Format

Send to

Choose Destination
See comment in PubMed Commons below
Crit Care Med. 2014 Dec;42(12):2473-81. doi: 10.1097/CCM.0000000000000527.

Psychiatric symptoms and acute care service utilization over the course of the year following medical-surgical ICU admission: a longitudinal investigation*.

Author information

1
1Department of Psychiatry and Behavioral Sciences, University of Washington, Seattle, WA. 2Department of Medicine, University of Washington, Seattle, WA.

Abstract

OBJECTIVE:

To determine if the presence of in-hospital substantial acute stress symptoms, as well as substantial depressive or posttraumatic stress disorder symptoms at 3 months post-ICU, are associated with increased acute care service utilization over the course of the year following medical-surgical ICU admission.

DESIGN:

Longitudinal cohort study.

SETTING:

Academic medical center.

PATIENTS:

One hundred fifty patients who are 18 years old or older admitted to medical-surgical ICUs for over 24 hours.

INTERVENTIONS:

None.

MEASUREMENTS AND MAIN RESULTS:

Participants were interviewed in-hospital to ascertain substantial acute stress symptoms using the Posttraumatic Stress Disorder Checklist-Civilian version. Substantial depressive and posttraumatic stress disorder symptoms were assessed using the Patient Health Questionnaire-9 and the Posttraumatic Stress Disorder Checklist-Civilian version, respectively, at 3 months post-ICU. The number of rehospitalizations and emergency department visits were ascertained at 3 and 12 months post-ICU using the Cornell Services Index. After adjusting for participant and clinical characteristics, in-hospital substantial acute stress symptoms were independently associated with greater risk of an additional hospitalization (relative risk, 3.00; 95% CI, 1.80-4.99) over the year post-ICU. Substantial posttraumatic stress disorder symptoms at 3 months post-ICU were independently associated with greater risk of an additional emergency department visit during the subsequent 9 months (relative risk, 2.29; 95% CI, 1.09-4.84) even after adjusting for both rehospitalizations and emergency department visits between the index hospitalization and 3 months post-ICU.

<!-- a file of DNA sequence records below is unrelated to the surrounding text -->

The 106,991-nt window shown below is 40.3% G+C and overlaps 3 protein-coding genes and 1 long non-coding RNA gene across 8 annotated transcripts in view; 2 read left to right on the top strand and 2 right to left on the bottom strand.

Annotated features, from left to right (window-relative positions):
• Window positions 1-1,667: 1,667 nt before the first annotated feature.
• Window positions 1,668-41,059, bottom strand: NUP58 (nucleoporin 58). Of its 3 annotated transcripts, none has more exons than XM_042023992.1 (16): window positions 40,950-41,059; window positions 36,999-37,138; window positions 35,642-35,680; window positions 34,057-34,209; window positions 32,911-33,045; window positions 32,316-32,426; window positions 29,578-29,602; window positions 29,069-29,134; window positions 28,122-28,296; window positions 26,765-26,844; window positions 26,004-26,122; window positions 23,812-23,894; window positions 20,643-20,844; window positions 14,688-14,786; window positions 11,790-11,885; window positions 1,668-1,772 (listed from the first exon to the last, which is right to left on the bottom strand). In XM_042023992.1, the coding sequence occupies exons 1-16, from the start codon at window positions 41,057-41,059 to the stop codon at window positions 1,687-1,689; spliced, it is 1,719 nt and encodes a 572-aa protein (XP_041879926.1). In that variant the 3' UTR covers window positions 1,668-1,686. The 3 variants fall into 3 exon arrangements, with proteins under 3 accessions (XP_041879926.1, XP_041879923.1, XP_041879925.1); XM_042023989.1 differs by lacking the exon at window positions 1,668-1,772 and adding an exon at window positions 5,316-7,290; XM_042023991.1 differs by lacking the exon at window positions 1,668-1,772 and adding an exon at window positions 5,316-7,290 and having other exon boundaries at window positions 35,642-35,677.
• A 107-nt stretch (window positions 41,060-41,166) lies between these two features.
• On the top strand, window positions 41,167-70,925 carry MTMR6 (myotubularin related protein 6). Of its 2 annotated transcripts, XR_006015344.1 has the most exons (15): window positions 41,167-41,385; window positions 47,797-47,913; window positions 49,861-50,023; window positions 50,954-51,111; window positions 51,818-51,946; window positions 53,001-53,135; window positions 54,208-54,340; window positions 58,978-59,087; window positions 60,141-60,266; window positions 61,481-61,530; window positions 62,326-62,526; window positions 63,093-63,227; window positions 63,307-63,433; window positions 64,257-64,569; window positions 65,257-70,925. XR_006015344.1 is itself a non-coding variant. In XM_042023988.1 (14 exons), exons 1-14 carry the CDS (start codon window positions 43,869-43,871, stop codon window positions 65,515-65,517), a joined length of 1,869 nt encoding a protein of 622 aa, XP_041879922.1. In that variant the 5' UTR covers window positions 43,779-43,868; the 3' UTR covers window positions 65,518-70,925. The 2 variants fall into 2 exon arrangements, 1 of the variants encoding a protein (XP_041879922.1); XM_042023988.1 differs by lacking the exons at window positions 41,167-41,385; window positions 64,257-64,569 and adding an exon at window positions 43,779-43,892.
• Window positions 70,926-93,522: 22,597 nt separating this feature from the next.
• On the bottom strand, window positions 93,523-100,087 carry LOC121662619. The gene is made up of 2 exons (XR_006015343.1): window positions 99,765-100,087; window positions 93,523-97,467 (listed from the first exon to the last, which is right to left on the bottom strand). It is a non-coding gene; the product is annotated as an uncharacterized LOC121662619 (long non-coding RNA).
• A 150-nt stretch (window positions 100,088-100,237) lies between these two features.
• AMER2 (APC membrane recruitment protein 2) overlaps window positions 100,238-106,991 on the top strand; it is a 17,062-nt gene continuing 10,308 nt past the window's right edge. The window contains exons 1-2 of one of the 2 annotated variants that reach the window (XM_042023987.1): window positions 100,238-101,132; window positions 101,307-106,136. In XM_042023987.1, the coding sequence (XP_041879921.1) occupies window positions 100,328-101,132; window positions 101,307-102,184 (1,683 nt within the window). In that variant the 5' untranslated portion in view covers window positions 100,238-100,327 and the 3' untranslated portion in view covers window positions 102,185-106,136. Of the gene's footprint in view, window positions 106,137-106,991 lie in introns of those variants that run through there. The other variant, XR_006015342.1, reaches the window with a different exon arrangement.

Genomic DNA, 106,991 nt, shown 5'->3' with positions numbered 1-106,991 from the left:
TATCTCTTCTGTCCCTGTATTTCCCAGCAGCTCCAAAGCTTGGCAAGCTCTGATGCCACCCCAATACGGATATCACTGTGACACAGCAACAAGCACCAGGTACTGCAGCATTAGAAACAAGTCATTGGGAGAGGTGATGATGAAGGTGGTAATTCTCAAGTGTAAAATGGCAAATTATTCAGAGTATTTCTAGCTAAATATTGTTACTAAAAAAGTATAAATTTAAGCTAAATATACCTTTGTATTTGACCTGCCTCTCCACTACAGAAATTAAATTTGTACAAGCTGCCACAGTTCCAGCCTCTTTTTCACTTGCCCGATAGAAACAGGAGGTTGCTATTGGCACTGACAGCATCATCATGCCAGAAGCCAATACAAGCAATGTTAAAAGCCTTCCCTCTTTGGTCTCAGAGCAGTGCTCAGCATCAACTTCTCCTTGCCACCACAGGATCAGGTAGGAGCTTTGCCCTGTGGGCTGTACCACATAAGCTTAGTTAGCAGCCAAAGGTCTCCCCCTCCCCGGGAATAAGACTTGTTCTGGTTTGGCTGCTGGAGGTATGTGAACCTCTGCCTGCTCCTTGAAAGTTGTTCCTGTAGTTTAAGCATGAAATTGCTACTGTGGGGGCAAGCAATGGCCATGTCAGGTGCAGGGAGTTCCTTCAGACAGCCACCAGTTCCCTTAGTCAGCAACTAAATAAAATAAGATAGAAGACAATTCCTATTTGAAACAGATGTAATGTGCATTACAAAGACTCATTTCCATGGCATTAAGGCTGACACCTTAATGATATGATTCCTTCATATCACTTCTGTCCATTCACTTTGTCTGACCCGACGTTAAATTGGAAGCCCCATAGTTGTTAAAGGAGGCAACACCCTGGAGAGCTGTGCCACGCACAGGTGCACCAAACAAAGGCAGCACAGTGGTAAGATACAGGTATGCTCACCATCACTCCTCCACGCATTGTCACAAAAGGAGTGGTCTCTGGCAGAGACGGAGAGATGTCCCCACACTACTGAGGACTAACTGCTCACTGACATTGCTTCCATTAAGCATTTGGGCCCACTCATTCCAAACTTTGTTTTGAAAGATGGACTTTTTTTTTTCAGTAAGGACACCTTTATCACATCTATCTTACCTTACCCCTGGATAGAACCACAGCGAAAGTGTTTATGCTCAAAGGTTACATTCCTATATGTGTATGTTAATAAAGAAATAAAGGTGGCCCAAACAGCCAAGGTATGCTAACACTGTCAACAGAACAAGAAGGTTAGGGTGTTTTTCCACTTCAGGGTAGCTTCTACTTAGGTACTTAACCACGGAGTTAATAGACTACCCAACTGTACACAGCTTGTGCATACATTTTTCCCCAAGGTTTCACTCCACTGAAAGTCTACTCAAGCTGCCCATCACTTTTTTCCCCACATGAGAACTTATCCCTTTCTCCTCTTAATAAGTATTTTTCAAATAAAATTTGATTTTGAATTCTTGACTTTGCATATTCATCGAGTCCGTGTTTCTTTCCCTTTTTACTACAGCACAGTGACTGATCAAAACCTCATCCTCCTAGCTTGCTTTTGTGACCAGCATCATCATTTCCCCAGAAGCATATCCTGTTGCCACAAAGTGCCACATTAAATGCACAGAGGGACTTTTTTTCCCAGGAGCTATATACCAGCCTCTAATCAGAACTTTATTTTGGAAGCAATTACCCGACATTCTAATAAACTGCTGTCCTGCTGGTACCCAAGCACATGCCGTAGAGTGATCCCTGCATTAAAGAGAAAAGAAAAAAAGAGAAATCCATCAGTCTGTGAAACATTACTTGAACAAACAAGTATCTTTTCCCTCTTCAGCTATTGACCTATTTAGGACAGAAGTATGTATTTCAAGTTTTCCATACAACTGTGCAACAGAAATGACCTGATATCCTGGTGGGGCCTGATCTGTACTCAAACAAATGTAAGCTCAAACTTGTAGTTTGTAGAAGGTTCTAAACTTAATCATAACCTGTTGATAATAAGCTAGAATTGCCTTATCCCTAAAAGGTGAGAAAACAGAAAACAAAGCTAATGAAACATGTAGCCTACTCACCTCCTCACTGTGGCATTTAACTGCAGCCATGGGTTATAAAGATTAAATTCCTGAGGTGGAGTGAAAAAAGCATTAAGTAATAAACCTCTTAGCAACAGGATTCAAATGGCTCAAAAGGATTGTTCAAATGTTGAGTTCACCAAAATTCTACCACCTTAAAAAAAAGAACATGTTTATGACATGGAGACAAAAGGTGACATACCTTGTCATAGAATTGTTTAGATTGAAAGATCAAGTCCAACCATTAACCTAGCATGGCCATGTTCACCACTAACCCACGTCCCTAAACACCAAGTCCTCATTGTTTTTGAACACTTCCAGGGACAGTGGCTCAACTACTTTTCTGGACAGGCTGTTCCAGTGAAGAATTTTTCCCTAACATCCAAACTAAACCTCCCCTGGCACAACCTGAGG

CONCLUSIONS:

Post-ICU psychiatric morbidity is associated with increased acute care service utilization during the year after a medical-surgical ICU admission. Early interventions for at-risk ICU survivors may improve long-term outcomes and reduce subsequent acute care utilization.

PMID:
25083985
PMCID:
PMC4236258
DOI:
10.1097/CCM.0000000000000527
[Indexed for MEDLINE]
Free PMC Article
PubMed Commons home

PubMed Commons

0 comments

    Supplemental Content

    Full text links

    Icon for Wolters Kluwer Icon for PubMed Central
    Loading ...
    Support Center